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Family thankful for Roanoke Hospitality House’s support as Pulaski woman has leg amputated

Although there's no house yet, the organization is still able to help those in need

ROANOKE, Va. – Thinking back on what his wife, Christie, has been through this past year, Jason Leonard is brought to tears.

Last September, she was climbing down from a retaining wall near their Pulaski home, but when she landed, “There was a drainpipe that was covered in leaves and she didn’t see it so when she landed, her right ankle rolled and both bones went through the side of her leg,” recalled Jason.

Doctors set the bones to heal, but they became infected and the infection spread to the tissue and bone. The chances of saving her leg were slim.

On Friday, Christie had surgery to get her right leg amputated, just below the knee.

“Nobody wants to say, ‘Yeah, you know, just take my leg.’ You know, you kind of grow attached to it. You want to keep it. It’s a hard decision for someone to make to say, ’Yes, amputate my leg.’ You want to fight, but at some point you realize that there’s no fight left,” said Jason.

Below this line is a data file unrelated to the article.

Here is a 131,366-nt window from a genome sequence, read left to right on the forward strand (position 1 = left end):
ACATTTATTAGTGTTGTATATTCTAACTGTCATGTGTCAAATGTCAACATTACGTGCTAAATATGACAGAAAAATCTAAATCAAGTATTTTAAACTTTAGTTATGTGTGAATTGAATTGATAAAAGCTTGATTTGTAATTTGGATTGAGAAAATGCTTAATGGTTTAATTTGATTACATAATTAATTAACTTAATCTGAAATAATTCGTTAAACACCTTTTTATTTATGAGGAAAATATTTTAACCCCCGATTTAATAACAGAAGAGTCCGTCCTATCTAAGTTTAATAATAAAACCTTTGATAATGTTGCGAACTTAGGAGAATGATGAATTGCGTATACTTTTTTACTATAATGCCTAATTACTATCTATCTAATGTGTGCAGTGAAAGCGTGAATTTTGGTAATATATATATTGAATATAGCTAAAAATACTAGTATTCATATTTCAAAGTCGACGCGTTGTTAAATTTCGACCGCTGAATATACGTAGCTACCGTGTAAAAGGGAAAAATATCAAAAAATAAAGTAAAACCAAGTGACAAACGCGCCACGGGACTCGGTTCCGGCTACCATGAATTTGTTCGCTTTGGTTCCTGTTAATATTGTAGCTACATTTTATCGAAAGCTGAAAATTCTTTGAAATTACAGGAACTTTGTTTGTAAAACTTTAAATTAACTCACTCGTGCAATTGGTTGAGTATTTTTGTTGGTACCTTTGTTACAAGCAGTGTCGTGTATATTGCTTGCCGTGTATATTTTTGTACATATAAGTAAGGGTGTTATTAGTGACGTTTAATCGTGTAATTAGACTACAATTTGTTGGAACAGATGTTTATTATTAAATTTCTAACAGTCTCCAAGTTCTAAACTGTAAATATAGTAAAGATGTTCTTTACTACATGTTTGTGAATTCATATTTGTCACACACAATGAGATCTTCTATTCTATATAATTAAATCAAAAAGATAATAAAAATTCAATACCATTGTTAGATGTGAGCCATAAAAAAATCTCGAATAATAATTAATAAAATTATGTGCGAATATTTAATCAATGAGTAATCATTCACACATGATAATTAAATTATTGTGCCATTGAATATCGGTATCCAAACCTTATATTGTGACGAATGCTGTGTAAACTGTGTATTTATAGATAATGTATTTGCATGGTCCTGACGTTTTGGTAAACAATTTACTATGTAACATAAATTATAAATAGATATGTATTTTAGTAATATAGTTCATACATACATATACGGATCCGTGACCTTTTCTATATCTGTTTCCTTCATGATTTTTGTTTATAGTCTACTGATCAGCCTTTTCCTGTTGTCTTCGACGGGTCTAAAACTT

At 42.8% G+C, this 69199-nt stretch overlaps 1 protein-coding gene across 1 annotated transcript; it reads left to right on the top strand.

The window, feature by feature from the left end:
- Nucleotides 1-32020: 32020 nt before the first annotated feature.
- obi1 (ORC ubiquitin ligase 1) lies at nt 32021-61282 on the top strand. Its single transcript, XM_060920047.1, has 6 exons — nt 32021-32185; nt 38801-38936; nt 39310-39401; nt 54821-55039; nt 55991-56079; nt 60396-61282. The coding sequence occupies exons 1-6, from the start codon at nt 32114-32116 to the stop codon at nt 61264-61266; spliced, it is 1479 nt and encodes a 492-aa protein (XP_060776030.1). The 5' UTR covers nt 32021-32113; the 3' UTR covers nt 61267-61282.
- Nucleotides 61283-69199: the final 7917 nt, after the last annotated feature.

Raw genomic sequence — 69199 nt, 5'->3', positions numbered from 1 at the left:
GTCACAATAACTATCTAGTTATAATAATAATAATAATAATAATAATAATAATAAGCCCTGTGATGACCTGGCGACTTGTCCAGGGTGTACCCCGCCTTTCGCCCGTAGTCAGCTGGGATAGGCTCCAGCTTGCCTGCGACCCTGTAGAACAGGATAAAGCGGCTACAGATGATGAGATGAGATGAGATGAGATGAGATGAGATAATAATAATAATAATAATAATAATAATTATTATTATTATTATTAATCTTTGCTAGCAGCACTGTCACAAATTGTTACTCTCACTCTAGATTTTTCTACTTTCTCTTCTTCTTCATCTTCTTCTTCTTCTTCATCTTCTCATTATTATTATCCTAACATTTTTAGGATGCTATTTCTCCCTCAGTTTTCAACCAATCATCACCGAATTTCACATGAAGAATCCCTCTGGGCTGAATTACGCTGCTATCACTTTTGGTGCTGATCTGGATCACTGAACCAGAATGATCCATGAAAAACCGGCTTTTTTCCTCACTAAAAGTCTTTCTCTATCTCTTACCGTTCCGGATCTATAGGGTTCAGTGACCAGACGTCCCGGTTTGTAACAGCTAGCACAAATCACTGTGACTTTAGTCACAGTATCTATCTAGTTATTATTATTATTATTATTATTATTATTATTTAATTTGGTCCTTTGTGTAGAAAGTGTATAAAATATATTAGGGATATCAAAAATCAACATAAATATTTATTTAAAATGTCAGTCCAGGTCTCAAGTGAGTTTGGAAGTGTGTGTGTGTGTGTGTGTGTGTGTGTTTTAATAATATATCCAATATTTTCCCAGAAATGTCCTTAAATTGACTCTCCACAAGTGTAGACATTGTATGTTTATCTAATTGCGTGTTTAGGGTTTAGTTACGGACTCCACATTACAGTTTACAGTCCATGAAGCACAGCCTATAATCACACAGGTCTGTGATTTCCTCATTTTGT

With bills piling up, Jason knew he wouldn’t be able to afford everything on his own.

That’s when he found the Roanoke Hospitality House and its founder, Terrianne Julian.

“We just knew immediately we have to help this family,” said Julian.

The organization paid for the Leonard family’s hotel, food and clothing while Christie is in Roanoke for her surgery.

“Just because this has happened to them and we don’t have a physical location yet, doesn’t mean we can’t do something,” said Julian.

Terrianne said when it’s eventually built, the Roanoke Hospitality House will be an affordable and comfortable short-term place for folks to stay when their loved one is in the hospital or getting medical treatment in the Roanoke Valley.

It is different from the Ronald McDonald House, which only serves families with children needing medical care.

The Roanoke Hospitality House has raised $40,000 so far, but still, needs a lot more money and a namesake donor.

In the meantime, the organization started a family fund to help others just like Jason.

“We can’t change the circumstances, we can’t change what they’re life is going to look like going forward, but we can help them through one of the worst days of their lives,” explained Julian.

Jason’s been sheltering their three young boys from what’s going on. As hard as the situation is for him, he knows it’s harder for Christie.

Without the Hospitality House, “I wouldn’t be able to manage on my own. If they wasn’t helping me I don’t know what I’d do,” said Jason.

After her surgery Friday, Christie still has a long road to recovery and Jason is trying to find the money for an electric wheelchair while she heals. He also needs to figure out how to afford to make his home wheelchair-friendly and accessible. Jason set up a GoFundMe after the accident.


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